We arrived at Austin [from Dallas] at approximately one thirty, twenty minutes late. The Braniff [airline] manager met me at the steps of the plane to tell me that President Kennedy had been shot and killed in Dallas; that Governor Connally had been severely wounded . . . At first I thought he was joking. Only when he repeated the information did I realize that he was not. Three students from San Marcos met me, together with the AFL- CIO representative, and they confirmed the news. We drove to the Hotel Driskill, where the lobby was full of Texans, also silent, also helpless. I went to my room and started dictating a column to Washington in tribute to John F. Kennedy. It was not easy to do. It was easy to pay tribute because I think he deserved great tribute. But to remember the high points in his life in fifteen minutes was difficult.

. . . San Marcos canceled my lecture, which was a relief, and the Wichita Falls people canceled too. The nation is stunned.

. . . The news came in that a man had been apprehended named Oswald, who had been a Castroite and had gone to Moscow to live for five years. He has a Russian wife. It looks to me a little bit too much as if the Dallas police, who are not known either for their efficiency or their lack of prejudice, are taking the easy way out.


Bess and I arrived at Dulles Airport, having flown from Dallas, with a raft of luggage belonging to the new president and the new first lady. The White House car met us, and for the first time I realized that the new president of the United States was in office who had been an old and very dear friend of mine and that possibly I might now have some entrĂ©e at the White House. I have been thirty- seven years in Washington and still have never been really in the good graces of any president. Probably I won’t be in Lyndon’s graces very long. We dined at the Averell Harriman’s. George Baker, Averell’s old manager, was there, together with Clayton Fritchey . . . when Ken Galbraith, former ambassador to India, came in after dinner, we talked in a most intimate manner about Johnson.

At his [Johnson’s] first cabinet meeting, held today, Ken said that Johnson had made the point that he was for civil rights as a general principle of human achievement, not merely because it was part of the Kennedy program.

And here is the aforementioned column which was published on the 23rd November:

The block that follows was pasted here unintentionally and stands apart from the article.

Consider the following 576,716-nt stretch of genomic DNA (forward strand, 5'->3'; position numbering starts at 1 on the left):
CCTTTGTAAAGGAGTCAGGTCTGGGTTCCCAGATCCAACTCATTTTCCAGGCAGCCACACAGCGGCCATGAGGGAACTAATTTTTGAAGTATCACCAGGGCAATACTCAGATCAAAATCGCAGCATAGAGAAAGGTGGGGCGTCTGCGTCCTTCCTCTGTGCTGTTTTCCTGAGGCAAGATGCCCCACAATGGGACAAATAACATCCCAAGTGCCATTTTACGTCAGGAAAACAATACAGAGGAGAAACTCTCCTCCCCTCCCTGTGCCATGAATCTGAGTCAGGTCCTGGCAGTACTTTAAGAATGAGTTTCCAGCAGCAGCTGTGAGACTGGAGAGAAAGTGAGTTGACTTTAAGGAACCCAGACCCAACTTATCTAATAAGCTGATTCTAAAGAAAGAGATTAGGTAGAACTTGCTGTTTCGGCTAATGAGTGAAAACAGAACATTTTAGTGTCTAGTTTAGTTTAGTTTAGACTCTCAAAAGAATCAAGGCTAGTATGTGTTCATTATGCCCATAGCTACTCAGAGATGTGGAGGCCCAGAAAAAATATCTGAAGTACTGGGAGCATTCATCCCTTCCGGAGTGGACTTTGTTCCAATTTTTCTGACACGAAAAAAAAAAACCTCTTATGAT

Drew Pearson


The Washington Merry-Go-Round

-- Texans Stunned by Assassination --

Austin -- Texans gathered in little groups at the airport and the hotel lobbies.  They were very quiet.  The President of the United States had been killed on their soil.  He has been killed just as they were preparing to give him an all-out texas welcome.  And he had been killed by one of their own.

One of their own had now become President, but they didn't think of that.  They only thought of a gay, smiling young man with his beautiful wife, who had come to see them and they had returned his warmth, his friendship, by shooting him down.

What made it worse -- the Dallas news had carried a full-page ad that morning castigating Kennedy -- a rightwing welcome full of hate which the majority of Texans did not share.  How could Texas ever live down this shame?

At first, people who gathered in little groups in the horal lobbies couldn't really believe it.  Finally the grim, awesome truth sank in.

What was the President really like?  they asked me.

He was wise for his age, I said, wise in the ways of government.  He was one of the rare combinations of youth, wisdom, devotion, gaiety, and humor.  He worked hard, yet played hard.  He enjoyed his job.  He had great ambitions for the peace of the world -- and if he had loved I think he would have achieved that peace.

We studied as few other Presidents have studied; he knew the intimate details of government.  He had the ability to absorb figures, to read like lightening; his memory was phenomenal.  Yet, with it all, the milk of human kindness flowed flush in his veins.  There was nothing metallic about him.  He was methodical without being mechanical.

-- Acknowledge Mistakes --

Yes, he made mistakes, but he never ducked responsibility for them -- as after the Bay of Pigs fiasco.  And he grew with the mistakes.

His greatest growth came last summer with his speech at American University -- a Woodrow Wilson masterpiece -- charting the course of the United States toward the only possible goal in this atomic age -- coexistence.